Dr. Whang began by using only multiple-choice (MC) questions since, originally, ExamSoft was viewed only as a Scantron replacement. However, as he experimented with the different styles of questioning, he started using matching/fill-in-the-blank questions, multiple-answer MC questions, select-all-that-apply questions, and short-essay questions. He discovered how easy it was to grade and adjust the grading of matching/fill-in-the-blank questions, and he has promoted this function to other faculty to assess different types of learning. In addition, Dr. Whang realized that SofTest’s function of graying out other answer choices once the correct number of answers was selected in MC and multiple-answer MC questions helped students guess the answers. So he began using the select-all-that-apply question style and found that significantly fewer students got those questions right. Thus, diversifying question types is important in accurately assessing student knowledge.
7. Utilize Categories (Tags) to Help with Student Feedback
Dr. Whang found that several course directors were not letting students review their exams due to question security issues, and thus, the students were not receiving any feedback on which LOs they were struggling in. Dr Whang helped these directors understand how “tagging” questions to LOs would allow students to receive effective and constructive feedback without having to see the actual test questions. This explanation motivated faculty members to better categorize their questions, and thus, provide their students with valuable feedback on their performance.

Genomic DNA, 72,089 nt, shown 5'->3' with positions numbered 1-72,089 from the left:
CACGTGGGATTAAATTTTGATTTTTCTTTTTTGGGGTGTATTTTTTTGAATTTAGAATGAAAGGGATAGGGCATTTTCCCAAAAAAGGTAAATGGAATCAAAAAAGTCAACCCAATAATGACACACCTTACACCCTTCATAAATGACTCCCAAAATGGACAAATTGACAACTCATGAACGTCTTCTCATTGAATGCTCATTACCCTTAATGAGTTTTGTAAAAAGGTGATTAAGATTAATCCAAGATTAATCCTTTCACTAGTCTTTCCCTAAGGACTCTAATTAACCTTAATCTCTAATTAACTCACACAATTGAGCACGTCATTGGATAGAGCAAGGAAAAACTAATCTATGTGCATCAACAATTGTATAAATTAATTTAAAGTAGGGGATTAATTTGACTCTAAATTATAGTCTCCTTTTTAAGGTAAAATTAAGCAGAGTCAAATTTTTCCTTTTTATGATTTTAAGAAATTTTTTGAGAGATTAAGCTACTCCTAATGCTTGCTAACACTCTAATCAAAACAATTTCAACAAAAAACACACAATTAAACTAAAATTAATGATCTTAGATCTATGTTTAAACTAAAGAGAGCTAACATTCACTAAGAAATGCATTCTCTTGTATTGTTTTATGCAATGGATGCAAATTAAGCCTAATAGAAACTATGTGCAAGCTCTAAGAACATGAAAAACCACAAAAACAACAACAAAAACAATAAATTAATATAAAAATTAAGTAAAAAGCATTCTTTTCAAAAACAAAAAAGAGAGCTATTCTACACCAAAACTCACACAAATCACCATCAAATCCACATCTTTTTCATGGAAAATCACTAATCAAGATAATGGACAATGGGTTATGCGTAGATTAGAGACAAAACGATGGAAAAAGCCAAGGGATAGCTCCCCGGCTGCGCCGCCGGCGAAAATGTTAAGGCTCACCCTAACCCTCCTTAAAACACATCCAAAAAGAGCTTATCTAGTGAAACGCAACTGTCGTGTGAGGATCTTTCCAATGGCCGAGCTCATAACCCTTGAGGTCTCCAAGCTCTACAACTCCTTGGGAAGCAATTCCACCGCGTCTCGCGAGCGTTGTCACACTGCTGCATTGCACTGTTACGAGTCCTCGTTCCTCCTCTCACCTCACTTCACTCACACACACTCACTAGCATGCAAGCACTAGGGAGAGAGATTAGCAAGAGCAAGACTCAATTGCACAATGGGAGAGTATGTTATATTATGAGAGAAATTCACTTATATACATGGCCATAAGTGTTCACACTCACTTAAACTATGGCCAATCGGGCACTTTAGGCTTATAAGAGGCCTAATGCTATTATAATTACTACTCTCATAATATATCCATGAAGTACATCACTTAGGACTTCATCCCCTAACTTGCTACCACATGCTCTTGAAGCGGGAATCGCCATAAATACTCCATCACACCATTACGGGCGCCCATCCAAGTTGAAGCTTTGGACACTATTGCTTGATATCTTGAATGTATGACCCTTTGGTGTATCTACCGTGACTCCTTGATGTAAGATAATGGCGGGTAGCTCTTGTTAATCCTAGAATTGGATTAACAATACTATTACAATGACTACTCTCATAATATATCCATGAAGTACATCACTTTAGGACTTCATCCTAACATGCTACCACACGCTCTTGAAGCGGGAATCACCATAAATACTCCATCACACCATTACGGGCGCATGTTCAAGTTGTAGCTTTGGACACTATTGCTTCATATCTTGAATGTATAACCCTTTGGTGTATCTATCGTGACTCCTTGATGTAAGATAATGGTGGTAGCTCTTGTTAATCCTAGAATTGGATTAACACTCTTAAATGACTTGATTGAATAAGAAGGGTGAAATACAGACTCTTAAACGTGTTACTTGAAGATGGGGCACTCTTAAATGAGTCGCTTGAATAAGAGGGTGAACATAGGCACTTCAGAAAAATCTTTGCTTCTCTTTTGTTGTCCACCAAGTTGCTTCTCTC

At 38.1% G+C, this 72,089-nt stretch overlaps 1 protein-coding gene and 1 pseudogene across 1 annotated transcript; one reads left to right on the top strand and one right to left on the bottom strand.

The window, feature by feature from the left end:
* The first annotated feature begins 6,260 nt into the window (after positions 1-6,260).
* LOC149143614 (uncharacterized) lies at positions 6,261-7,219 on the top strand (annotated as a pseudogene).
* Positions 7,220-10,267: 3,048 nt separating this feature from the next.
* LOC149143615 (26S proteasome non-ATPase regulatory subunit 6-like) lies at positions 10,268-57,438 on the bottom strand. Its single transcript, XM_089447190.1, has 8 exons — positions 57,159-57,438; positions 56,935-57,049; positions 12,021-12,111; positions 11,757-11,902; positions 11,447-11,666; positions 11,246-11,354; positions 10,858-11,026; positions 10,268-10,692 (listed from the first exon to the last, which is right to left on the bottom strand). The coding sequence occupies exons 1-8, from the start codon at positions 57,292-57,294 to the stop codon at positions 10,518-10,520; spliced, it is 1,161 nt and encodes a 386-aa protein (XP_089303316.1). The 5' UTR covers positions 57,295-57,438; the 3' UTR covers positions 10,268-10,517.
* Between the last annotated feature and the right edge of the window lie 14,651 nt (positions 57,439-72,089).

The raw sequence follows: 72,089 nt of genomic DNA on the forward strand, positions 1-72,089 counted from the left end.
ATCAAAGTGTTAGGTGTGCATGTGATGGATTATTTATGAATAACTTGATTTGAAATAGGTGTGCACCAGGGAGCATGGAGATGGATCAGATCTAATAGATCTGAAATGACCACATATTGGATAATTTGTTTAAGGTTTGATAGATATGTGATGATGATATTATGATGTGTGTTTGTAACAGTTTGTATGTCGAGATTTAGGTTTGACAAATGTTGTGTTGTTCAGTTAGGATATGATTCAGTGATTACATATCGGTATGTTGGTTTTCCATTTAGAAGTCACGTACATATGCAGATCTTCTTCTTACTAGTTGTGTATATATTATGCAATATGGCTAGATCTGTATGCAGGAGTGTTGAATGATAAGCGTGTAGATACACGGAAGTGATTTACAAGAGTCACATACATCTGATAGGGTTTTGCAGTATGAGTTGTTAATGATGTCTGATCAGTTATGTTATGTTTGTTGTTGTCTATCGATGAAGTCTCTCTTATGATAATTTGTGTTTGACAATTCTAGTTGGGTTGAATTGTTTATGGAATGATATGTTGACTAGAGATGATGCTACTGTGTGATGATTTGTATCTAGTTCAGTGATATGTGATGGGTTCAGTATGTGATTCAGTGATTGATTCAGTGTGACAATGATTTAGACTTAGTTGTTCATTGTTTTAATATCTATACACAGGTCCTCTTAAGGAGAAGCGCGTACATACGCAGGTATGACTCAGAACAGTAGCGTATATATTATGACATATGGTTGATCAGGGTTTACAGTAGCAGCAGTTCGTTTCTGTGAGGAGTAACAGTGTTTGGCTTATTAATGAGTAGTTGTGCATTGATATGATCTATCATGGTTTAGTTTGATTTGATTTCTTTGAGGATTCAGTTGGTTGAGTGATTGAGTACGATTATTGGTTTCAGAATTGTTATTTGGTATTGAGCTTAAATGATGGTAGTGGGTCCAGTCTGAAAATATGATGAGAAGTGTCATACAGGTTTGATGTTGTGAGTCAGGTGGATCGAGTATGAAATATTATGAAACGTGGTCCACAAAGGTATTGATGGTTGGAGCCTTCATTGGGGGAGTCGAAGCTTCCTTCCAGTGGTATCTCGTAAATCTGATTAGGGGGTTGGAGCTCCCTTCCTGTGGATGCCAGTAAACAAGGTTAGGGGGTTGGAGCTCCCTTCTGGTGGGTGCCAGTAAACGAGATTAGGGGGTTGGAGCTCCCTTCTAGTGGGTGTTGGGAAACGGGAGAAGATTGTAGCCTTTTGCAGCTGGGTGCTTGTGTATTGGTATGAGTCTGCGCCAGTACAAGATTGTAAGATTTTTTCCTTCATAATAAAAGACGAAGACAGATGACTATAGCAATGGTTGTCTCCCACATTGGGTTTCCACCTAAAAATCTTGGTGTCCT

8. Assess Student Performance in Preclinical Labs and in the Clinic
Dr. Whang wanted to know how his course (and other didactic courses in a student’s first two years) correlated to their clinical performance in the latter two years. He began tagging his questions with the different subjects (dental material) he was teaching. He hopes other faculty will begin tagging their assessments with these subjects so they can start to correlate the two types of assessment settings. Such correlations can be used to determine if a student who is weak in certain areas will continue to be weak in the clinical setting. This information can be used to intervene in a student’s education earlier. To help with this effort, Dr. Whang has also been developing rubrics (based on the current paper-based forms) for clinical course directors to use to assess student performance in preclinical labs and in the clinic.